I hope you can help clarify these situations. Can a non-fully funded program divide up their budget any way they want? This would in essence make it an equivalency sport or must they just give a smaller number of full rides? In general, what is the situation given non-fully funded smaller D-1's. How is room and board handled etc... THANKS Brian
This is a good question which I would think a number of volleyfolks (my new term) may have considered. It lends itself to the reality that many Division I programs are not fully funded with 12 scholarships and are just trading on the DI moniker with their volleyball program to satisfy Title IX concerns.
First of all, we need to review a couple of NCAA terms with regards to sports and how they are supported with scholarships; Head Count and Equivalency.
A Head Count sport is one which only a certain number of athletes may be on an athletic scholarship. NCAA Division I Women's Volleyball, Football, M/W Basketball are Head Count sports (I think there are a couple of others, but I can't say for certain). As an example, DI Volleyball has a head count of 12. If the program is fully funded with scholarships, then 12 players will be on a full athletic scholarship. If a program is not fully funded with scholarships, the team can still only have 12 'heads' receiving an athletic scholarship and it is up to the coach to determine how to spend or divide the available scholarships among 12 players.
An Equivalency sport is one which any number of athletes may be on scholarship, but no matter how many athletes are on scholarship, the scholarship amount total must not exceed the NCAA limit. In Division I, M/W Soccer is an Equivalency sport. In Division II, Volleyball is an Equivalency sport with a total of 8 full scholarships available for use - it is up to the school/conference to determine if the volleyball program(s) will be fully funded. Under the Equivalency scenario, these 8 scholarships could be divided among 10 or 15 or 20 (etc) players, but the total of all the player scholarships must not exceed 8 fulls.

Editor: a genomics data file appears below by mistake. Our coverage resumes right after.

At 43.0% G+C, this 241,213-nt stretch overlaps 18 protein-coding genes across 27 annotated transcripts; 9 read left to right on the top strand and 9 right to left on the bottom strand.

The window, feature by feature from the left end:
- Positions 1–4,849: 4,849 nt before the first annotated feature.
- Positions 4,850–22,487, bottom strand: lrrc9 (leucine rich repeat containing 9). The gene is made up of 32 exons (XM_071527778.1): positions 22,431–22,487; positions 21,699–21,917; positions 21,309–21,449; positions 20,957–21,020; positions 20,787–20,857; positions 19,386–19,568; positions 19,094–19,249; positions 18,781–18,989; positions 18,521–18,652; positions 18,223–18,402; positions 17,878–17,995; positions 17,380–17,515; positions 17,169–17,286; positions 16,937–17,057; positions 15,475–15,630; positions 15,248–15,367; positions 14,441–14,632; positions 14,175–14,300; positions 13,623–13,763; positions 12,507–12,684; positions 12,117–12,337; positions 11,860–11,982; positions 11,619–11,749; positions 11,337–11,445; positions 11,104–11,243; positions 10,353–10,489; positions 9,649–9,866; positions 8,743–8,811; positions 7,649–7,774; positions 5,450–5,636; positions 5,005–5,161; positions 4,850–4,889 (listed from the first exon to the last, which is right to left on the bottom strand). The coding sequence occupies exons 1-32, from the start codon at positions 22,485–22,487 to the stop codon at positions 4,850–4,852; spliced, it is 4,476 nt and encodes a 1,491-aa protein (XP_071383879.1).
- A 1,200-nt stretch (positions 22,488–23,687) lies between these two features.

In addressing Brian's questions, we will look at it from the Division I perspective:
- A Division I program which is not fully funded at the NCAA limit of 12 scholarships, can divide their available scholarships any way they want (keeping in mind any institutional protocols or limitations) as long as not more than 12 players are on a scholarship. Remember that it does not matter if a player is getting a dollar or a full, the criteria is on the number of heads receiving a scholarship - 12.
- In a sense, it does make the Division I program a hybrid Equivalency sport - I say hybrid because you can not go over 12 heads, but you can award scholarships which are less than full or just award a fewer number of full scholarships.
- How the "situation" would be handled is up to each coach, who would be working under department/institution guidelines. It would be important to know if the school was public or private, what is the policy with housing (underclassmen required to live on, etc.), are meal plans mandated for all students, etc. From experience, I would guess that scholarships would be applied first to tuition and fees (these are just numbers on paper for institutional book keeping), while room and board would come last because many institutions contract these functions out to other companies who operate on campus.
It was my impression that the number of non-fully funded Division I schools was falling because of the importance of attracting more female athletes for Equity counting, but I now believe this trend will halt while athletic departments manage the current financial crises.
Division I programs that are not fully funded are at a significant competitive disadvantage and this is compounded by the probability of limited budgetary support. It is hard to imagine an athletic department which does not support 12 scholarships, presenting enough funds in travel, recruiting, equipment and salaries to lift a program to prominence.
Hope the information helps.